1. When the smart devices require human interaction, how should one instruct or train individuals to use them? How can we reduce the effects of bias?
  2. How do users interact with the smart devices (e.g., with a remote control or via a remote location)?
  3. 3) If a smart device uses the automatic or proactive model, who programs the devices (e.g., users or manufacturers)?

If the future of IoT involves a developed world, connected citywide with smart devices, several questions need answers. Unfortunately, the only way to find many of these answers would be simply to test IoT.

The Internet of Things and You

The Internet of Things is a fascinating concept — it’s in our houses, our cars, our phones, our entire community. But make no mistake; this is only the beginning.

“The IoT has exploded, and its landscape is vast and complex.” But the IoT still has a way to go to meet the all-connected society it envisions.

“In addition to navigating the security, platform, and data challenges in the IoT space, organizations also need to understand and leverage the ecosystem mindset inherent to its functionality to monetize the IoT.”

The researchers write that, “as new technologies emerge and integrate with IoT systems, researchers will also need to adapt and be ready to address new questions in evolving environments.” They list three specific topics that require further investigation:

  1. The convergence of distributed ledger technology (i.e., blockchain) and the IoT.
  2. The convergence of edge computing, fog computing, cloud computing and the IoT.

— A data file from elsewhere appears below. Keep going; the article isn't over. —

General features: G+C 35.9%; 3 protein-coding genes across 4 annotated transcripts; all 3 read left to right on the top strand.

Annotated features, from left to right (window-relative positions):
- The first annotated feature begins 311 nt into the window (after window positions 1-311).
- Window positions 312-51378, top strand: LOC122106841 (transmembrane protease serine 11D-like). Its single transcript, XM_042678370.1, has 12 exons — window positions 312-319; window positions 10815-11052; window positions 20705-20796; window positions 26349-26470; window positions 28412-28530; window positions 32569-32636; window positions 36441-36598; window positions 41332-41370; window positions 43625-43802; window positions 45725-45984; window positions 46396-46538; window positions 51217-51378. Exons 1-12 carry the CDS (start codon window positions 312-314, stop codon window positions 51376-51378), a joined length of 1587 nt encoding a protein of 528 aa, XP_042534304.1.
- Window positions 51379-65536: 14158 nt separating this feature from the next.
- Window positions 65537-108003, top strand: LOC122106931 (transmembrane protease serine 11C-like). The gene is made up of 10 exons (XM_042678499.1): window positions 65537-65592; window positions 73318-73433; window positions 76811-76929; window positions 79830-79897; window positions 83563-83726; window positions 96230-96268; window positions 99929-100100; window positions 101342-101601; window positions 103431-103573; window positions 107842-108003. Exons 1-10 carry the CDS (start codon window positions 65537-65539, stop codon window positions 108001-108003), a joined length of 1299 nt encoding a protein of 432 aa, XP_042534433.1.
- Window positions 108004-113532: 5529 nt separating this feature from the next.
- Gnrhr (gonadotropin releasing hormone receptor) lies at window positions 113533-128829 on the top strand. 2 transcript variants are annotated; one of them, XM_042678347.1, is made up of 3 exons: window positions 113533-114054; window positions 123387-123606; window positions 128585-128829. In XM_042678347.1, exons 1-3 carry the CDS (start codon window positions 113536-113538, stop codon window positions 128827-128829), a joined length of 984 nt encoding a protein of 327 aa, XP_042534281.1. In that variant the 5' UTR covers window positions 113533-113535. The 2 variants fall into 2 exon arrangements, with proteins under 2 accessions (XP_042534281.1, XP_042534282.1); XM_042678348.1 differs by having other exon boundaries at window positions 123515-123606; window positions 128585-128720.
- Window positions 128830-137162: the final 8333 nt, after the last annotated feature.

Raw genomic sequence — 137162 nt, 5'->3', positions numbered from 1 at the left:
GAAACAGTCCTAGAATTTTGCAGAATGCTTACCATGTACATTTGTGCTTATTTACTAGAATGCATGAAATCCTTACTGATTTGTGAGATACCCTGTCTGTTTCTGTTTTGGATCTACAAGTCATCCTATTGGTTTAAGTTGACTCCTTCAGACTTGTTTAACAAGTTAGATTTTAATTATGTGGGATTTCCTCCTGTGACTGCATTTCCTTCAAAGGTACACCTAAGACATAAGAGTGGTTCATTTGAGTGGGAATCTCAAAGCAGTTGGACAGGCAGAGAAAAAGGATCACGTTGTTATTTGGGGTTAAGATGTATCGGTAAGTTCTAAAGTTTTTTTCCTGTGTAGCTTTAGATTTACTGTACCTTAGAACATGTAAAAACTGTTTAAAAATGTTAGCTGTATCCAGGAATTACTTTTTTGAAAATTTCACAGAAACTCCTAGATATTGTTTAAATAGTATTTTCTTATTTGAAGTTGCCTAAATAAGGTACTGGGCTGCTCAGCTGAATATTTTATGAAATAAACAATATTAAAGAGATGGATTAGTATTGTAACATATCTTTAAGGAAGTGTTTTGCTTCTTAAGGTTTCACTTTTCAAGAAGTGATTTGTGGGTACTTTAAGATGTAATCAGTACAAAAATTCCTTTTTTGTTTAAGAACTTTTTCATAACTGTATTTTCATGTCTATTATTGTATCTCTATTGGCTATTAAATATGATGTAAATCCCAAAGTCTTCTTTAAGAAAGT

3. The ethical standards of the IoT

The global COVID-19 pandemic has done nothing if not require that we use technology; from interacting with each other to ordering some late-night junk food, we are dependent on technology.

From Nests and smart watches to trains and refrigerators, IoT has yielded innovative products to create a connected world, but we are only at the beginning. So, where will the Internet of Things take the future of society?

Post Researcher:

Rhonda Syler Rhonda A. Syler, is a clinical associate professor in information systems in the Sam M. Walton College of Business. Syler teaches and conducts workshops in analytics and blockchain, and her current research focuses on societal and organizational impacts and business value of disruptive technologies such as the Internet of Things, 5G, and blockchain. Syler’s interests also include smart city design and the use of emerging technologies in rural community development and sustainability. Syler co-developed an Internet of Things Lab at Louisiana Tech University designed to provide a learning and innovation environment for big data, security, ERP, mobile development and cloud computing and working on data- and analytic-driven curriculum projects with Fortune 500 companies. In addition, Syler serves as a vice president for the Association of Information Systems and is past president of the AIS Special Interest Group for Information Systems Education.


Post Author:

Michael AdkisonMichael Adkison is a recent graduate of the University of Arkansas's School of Journalism's MA Program. As well as writing for Walton Insights, he reported and produced for UATV, and he worked as a manager and social media assistant for University of Arkansas Recreation. He currently serves as a multimedia journalist and reporter at KRCG in Jefferson City, Missouri.